It may or may not cure the common cold, but biochemists at the University of California, Riverside say vitamin C might reduce the cost of your seed by making it produce twins or triplets.
Daniel R. Gallie and Zhong Chen found that increasing the level of dehydroascorbate reductase (DHAR), a naturally occurring enzyme that recycles vitamin C in plants and animals, increases the level of the vitamin and results in the production of twin and triplet seedlings in a single seed.
In the lab, the researchers went on to show that injecting plant ovaries with vitamin C was sufficient to produce twins or triplets and that the vitamin causes the zygote, the fertilized egg, to divide into two or even three fertilized egg cells before these cells proceed through subsequent stages of development to produce twins or triplets.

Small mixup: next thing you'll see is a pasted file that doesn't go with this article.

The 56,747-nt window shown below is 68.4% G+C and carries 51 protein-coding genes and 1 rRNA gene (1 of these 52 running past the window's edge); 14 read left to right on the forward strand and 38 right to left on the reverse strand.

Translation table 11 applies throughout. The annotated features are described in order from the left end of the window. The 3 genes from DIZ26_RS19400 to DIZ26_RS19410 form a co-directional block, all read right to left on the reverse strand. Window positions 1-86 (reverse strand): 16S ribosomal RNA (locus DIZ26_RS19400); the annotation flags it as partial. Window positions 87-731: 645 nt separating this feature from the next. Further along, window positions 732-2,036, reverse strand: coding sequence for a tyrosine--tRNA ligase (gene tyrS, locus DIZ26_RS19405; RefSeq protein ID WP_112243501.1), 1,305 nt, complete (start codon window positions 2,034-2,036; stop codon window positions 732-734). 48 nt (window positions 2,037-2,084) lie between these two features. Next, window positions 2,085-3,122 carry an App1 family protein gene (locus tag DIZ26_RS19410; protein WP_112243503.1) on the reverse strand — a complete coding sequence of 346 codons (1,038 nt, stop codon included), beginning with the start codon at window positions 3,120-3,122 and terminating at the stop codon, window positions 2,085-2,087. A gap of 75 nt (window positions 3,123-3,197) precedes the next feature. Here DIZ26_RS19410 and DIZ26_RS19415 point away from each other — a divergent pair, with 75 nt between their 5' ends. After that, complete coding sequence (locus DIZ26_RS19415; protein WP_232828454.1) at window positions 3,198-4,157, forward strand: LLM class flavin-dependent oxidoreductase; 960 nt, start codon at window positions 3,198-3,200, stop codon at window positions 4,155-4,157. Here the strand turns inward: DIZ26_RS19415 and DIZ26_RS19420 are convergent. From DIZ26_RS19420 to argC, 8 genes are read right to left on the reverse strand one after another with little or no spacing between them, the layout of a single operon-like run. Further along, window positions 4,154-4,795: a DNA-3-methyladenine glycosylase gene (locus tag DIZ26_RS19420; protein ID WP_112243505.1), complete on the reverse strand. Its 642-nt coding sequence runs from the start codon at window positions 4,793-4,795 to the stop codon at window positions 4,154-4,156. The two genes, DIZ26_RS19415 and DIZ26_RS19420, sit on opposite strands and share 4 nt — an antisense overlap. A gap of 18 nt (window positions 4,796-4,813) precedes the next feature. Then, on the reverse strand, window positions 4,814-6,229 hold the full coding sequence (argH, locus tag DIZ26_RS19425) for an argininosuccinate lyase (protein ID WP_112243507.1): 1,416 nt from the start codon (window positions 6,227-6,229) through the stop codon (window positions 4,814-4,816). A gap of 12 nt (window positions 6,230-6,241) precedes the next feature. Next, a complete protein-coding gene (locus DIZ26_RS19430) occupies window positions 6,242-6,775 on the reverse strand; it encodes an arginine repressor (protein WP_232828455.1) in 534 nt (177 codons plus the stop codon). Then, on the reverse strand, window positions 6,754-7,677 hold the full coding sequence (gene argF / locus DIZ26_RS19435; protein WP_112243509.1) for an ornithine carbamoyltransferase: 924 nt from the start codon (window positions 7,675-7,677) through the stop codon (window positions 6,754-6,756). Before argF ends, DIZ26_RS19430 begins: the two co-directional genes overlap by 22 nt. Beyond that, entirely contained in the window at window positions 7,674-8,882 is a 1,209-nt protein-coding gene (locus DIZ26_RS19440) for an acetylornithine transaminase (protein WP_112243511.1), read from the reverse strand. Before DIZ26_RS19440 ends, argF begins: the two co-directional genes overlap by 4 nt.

Although they used tobacco in their research, Gallie predicts vitamin C could generate twins and triplets in other plants as well.
“Because the early stages of embryo development are so conserved among plant species, we expect that vitamin C will have a similar effect in almost any plant,” he said in a U of C release.
"The value of the discovery lies in the potential to produce genetically identical seedlings and increase production of high-value crops," the release said.
However, it did not provide instructions in how to inject vitamin C into the ovaries of high-priced canola seed.